Writer/director Jeff Nichols brings us Mud, about a young teenager, Ellis (Tye Sheridan), who lives on a river in Arkansas with his soon-to-be divorced parents. He is trying to make sense of the world in general — and love in particular.
Ellis has many of the qualities you might expect in a kid his age and in his situation. His parents are trashy and often neglectful, and he occasionally gets into fights and is a rough around the edges. But he is tough and astute. His lack of fear and self-doubt make him a diamond in the rough who we root for to win, even in the face of a universe that seems to have given up on idealistic things like love.
While the movie’s pace is slow, it allows us to take in the rich but also dangerous and poisonous world that Ellis lives in. The stage is set when Ellis and his friend (Jacob Lofland) discover a man living on an island up the river from where they live. This mysterious man is only known as “Mud” (Matthew McConaughey) and he is hiding out on the island (for reasons I won’t reveal) waiting to meet up with his lifelong love, Juniper (Reese Witherspoone).
Ellis is motivated to help Mud and Juniper because, as Ellis says in one scene, they “love each other.” This is the quintessential moment that explains this young boy’s admirable character — as well as his Achilles heel.
What is most compelling about the movie is that we see characters motivated by values, and making choices based on those values. Mud’s character becomes crystal clear in one brief nail biting moment when he must choose to act — or not. In this sense, the movie illustrates how one’s value choices determine one’s character, and this aspect of the picture’s theme is its greatest asset.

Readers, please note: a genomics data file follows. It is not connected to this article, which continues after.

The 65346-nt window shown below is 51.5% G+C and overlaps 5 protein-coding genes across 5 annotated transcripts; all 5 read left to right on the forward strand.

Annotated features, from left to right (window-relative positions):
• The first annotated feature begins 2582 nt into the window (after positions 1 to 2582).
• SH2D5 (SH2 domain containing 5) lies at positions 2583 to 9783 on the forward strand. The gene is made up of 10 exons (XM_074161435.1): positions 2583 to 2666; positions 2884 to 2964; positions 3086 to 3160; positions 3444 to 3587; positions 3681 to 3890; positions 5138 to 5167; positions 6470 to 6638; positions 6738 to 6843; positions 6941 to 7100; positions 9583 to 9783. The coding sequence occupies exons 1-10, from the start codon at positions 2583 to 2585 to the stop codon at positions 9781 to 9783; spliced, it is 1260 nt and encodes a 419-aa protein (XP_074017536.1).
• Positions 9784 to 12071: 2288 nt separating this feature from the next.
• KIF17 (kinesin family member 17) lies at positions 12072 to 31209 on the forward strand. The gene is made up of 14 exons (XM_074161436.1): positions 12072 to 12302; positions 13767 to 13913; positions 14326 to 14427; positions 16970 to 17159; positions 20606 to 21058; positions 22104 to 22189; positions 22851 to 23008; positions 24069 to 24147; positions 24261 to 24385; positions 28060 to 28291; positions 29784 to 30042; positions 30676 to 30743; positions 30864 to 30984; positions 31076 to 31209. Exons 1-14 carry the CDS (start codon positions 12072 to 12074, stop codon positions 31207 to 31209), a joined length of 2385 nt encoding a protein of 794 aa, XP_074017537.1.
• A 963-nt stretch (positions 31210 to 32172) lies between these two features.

Unfortunately, the universe in which we must live for two hours and ten minutes is overwhelmingly tragic. Despite Ellis’ idealism, you can’t help but feel sorry for the kid because, throughout the story, we are so beaten down by failed relationships and failed love that by the time the credits roll this tragic universe is all encompassing and any glimmer of hope is crushed.
(As a side note, the song played over the closing credits, “Help me Rhonda,” is wholly inappropriate and jarring to film’s tone. However, composer David Wingo provides an excellent score that fits the movie’s pace and feel perfectly.)
The performances are universally strong, and Tye Sheridan delivers an excellent portrayal of Ellis. The story is told in a compelling and suspenseful way so, while slow, it is never boring and always intriguing.
Anyone who has struggled to find love will identify with Ellis and root for him to win. At times, such struggles feel like the universe portrayed in this movie — one where love is unattainable or unsustainable. Yes, the romantic idealism Ellis strives for is worth the struggle, but that’s not what we take away from this movie. Ultimately, Mud is something you can take solace in, but won’t find uplifting or inspiring.